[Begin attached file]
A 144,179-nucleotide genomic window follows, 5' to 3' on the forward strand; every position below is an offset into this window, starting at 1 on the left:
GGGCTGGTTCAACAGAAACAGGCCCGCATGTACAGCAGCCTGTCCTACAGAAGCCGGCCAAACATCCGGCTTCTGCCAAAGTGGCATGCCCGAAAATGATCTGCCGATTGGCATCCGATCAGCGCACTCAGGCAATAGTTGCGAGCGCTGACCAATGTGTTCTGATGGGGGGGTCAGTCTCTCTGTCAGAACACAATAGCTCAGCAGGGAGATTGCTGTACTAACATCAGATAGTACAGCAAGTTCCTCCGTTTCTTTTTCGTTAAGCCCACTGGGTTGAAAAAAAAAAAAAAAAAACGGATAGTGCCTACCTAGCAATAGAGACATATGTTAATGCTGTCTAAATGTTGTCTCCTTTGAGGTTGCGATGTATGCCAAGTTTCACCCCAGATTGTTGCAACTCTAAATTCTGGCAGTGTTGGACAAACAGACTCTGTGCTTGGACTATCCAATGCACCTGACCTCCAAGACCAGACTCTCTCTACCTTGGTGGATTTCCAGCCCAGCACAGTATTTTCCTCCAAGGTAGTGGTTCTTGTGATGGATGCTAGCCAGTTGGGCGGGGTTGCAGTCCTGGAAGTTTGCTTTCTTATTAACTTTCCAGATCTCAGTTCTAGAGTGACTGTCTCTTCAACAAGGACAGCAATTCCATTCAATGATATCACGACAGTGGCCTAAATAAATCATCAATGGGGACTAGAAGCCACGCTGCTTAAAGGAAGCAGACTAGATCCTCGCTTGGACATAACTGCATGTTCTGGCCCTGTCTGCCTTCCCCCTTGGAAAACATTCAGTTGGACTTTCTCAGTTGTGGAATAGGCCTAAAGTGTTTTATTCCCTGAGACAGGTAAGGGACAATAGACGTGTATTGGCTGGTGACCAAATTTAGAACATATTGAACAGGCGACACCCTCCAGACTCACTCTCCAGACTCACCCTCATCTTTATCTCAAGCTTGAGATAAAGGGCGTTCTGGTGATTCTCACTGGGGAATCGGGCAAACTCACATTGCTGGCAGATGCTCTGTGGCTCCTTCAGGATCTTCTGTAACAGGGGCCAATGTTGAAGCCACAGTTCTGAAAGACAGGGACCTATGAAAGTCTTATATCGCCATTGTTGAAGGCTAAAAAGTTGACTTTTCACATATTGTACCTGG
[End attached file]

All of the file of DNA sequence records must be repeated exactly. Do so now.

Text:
A 144,179-nucleotide genomic window follows, 5' to 3' on the forward strand; every position below is an offset into this window, starting at 1 on the left:
GGGCTGGTTCAACAGAAACAGGCCCGCATGTACAGCAGCCTGTCCTACAGAAGCCGGCCAAACATCCGGCTTCTGCCAAAGTGGCATGCCCGAAAATGATCTGCCGATTGGCATCCGATCAGCGCACTCAGGCAATAGTTGCGAGCGCTGACCAATGTGTTCTGATGGGGGGGTCAGTCTCTCTGTCAGAACACAATAGCTCAGCAGGGAGATTGCTGTACTAACATCAGATAGTACAGCAAGTTCCTCCGTTTCTTTTTCGTTAAGCCCACTGGGTTGAAAAAAAAAAAAAAAAAACGGATAGTGCCTACCTAGCAATAGAGACATATGTTAATGCTGTCTAAATGTTGTCTCCTTTGAGGTTGCGATGTATGCCAAGTTTCACCCCAGATTGTTGCAACTCTAAATTCTGGCAGTGTTGGACAAACAGACTCTGTGCTTGGACTATCCAATGCACCTGACCTCCAAGACCAGACTCTCTCTACCTTGGTGGATTTCCAGCCCAGCACAGTATTTTCCTCCAAGGTAGTGGTTCTTGTGATGGATGCTAGCCAGTTGGGCGGGGTTGCAGTCCTGGAAGTTTGCTTTCTTATTAACTTTCCAGATCTCAGTTCTAGAGTGACTGTCTCTTCAACAAGGACAGCAATTCCATTCAATGATATCACGACAGTGGCCTAAATAAATCATCAATGGGGACTAGAAGCCACGCTGCTTAAAGGAAGCAGACTAGATCCTCGCTTGGACATAACTGCATGTTCTGGCCCTGTCTGCCTTCCCCCTTGGAAAACATTCAGTTGGACTTTCTCAGTTGTGGAATAGGCCTAAAGTGTTTTATTCCCTGAGACAGGTAAGGGACAATAGACGTGTATTGGCTGGTGACCAAATTTAGAACATATTGAACAGGCGACACCCTCCAGACTCACTCTCCAGACTCACCCTCATCTTTATCTCAAGCTTGAGATAAAGGGCGTTCTGGTGATTCTCACTGGGGAATCGGGCAAACTCACATTGCTGGCAGATGCTCTGTGGCTCCTTCAGGATCTTCTGTAACAGGGGCCAATGTTGAAGCCACAGTTCTGAAAGACAGGGACCTATGAAAGTCTTATATCGCCATTGTTGAAGGCTAAAAAGTTGACTTTTCACATATTGTACCTGG